For many people, every new morning is an occasion to celebrate all the wonderful opportunities in the day ahead. These energetic, optimistic human people wake up ready to jump out of bed and jump into their lives.
And then there's you.
You lie in your bed, mentally surveying all the potential snares and unredeemable disasters that surely lie ahead.
The likelihood that you will jump out of bed and jump into the fire keeps you frozen in the percales. You've gotten out of bed before to meet the morning, and the results have not been good.
Why in the world would you ever want to attempt such a foolish act again?
Eating regularly is the only good reason I can come up with, and I'm not sure even the promise of three squares a day is a sufficient reason to get out of bed. Danielle Braff has a different point of view.
Braff is the author of "7 Morning Habits that can Affect Your Entire Day," an article I recently came across on the website Mental Floss.
According to Braff and her experts, what you do — and don't do — in the early a.m. can "set the right tone for the rest of your day."
Stop yawning, and let's take a look.
No. 1: Hitting the Snooze Button
Allowing yourself one or 10 snoozes has a negative effect on your entire day, according to Joanna Kleinman, owner of The Center for Extraordinary Relationships. She believes that, "Emotionally, you set yourself up to be late, rushed, and stressed in the morning."
I agree. Instead of hitting the snooze button, hit the entire alarm clock. With a hammer. Repeatedly.
Snooze problem solved.
No. 2: Checking Your Phone
Whether its email or Instagram or the Kiwanis e-newsletter, your phone is full of "stuff that other people want you to be paying attention to." Kleinman worries this will "awaken your inner critic," not to mention your outer critics, who will surely pile on with plenty of reasons to ruin your morning.
The solution is simple. After you've smashed your alarm clock, smash your phone.
No. 3: Planning Your Day
If you wake up without a detailed schedule, opines psychologist Joel Ingersoll, you'll have no idea "where you have to be, or what you're going to wear." As result, "your day is already off to a frantic start."
Ingersoll recommends "organizing your day the night before."
I would go further. Before you get into bed, put on the exact outfit you will be wearing the next day. You'll wake up wrinkled — very trendy — and you won't have to waste a second deciding what to wear.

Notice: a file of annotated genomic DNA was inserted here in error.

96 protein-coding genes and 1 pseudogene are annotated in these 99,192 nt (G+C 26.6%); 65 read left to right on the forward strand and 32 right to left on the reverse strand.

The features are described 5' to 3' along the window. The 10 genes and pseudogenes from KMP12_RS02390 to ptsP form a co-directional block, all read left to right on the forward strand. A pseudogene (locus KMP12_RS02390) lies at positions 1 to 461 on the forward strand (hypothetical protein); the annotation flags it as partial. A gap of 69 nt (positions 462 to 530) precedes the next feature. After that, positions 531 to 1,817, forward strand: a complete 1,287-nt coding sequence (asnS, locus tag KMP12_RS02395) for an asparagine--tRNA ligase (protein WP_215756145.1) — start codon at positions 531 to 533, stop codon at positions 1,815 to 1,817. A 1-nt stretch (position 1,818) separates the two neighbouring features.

No. 5: Drinking Water ...
Ingersoll also recommends drinking a glass of water when you first wake up.
"Since you haven't had any liquids in your system for at least six (or hopefully eight) hours, your body is dehydrated."
His body, maybe. The only reason you would ever go six hours without liquids is if there is a zombie attack and all the bars decide to shut down. Since not even a zombie would dare come between you and your favorite elixirs, the need to drink some random liquid, like this "water," whatever it is, can be removed from your morning ritual.
No. 5: ... and Coffee
Registered Dietitian Ilyse Schapiro attests that coffee can "help keep our brains healthier and our minds sharper."
Whether this is a positive, I'm not so sure. Sharpen your brain in the morning and you will instantly grok the myriad ways that going to work is a mistake. Skip the coffee, keep your brain bogged down and unable to function, and you may just be able to drag yourself to the office.
No. 6: Skipping Breakfast
Life Coach Bruno LoGreco is a big believer in "eating a healthy breakfast consisting of nuts, fruits, and oats." He does not recommend "doughnuts and croissants," which may be good advice nutritionally but ignores everything we know about human nature.
Nothing motivates you in the morning like the knowledge that a box of doughnuts will be waiting for you when you get to work. In fact, this knowledge may actually motivate you to work earlier if it increases your chances of getting a cream-filled long john before the IT department strikes.
No. 7: Rising Early
The fact that Braff, backed by evidence from the American Psychological Association, claims early-bird wackadoos are "more proactive, get better grades, and better anticipate and minimize problems" will not convince you, but remember the main advantage of waking up: The sooner you open your eyes, the sooner you can go back to sleep.
Bob Goldman was an advertising executive at a Fortune 500 company. He offers a virtual shoulder to cry on at [email protected] To find out more about Bob Goldman and read features by other Creators Syndicate writers and cartoonists, visit the Creators Syndicate website at www.creators.com.
Photo credit: Security at Pixabay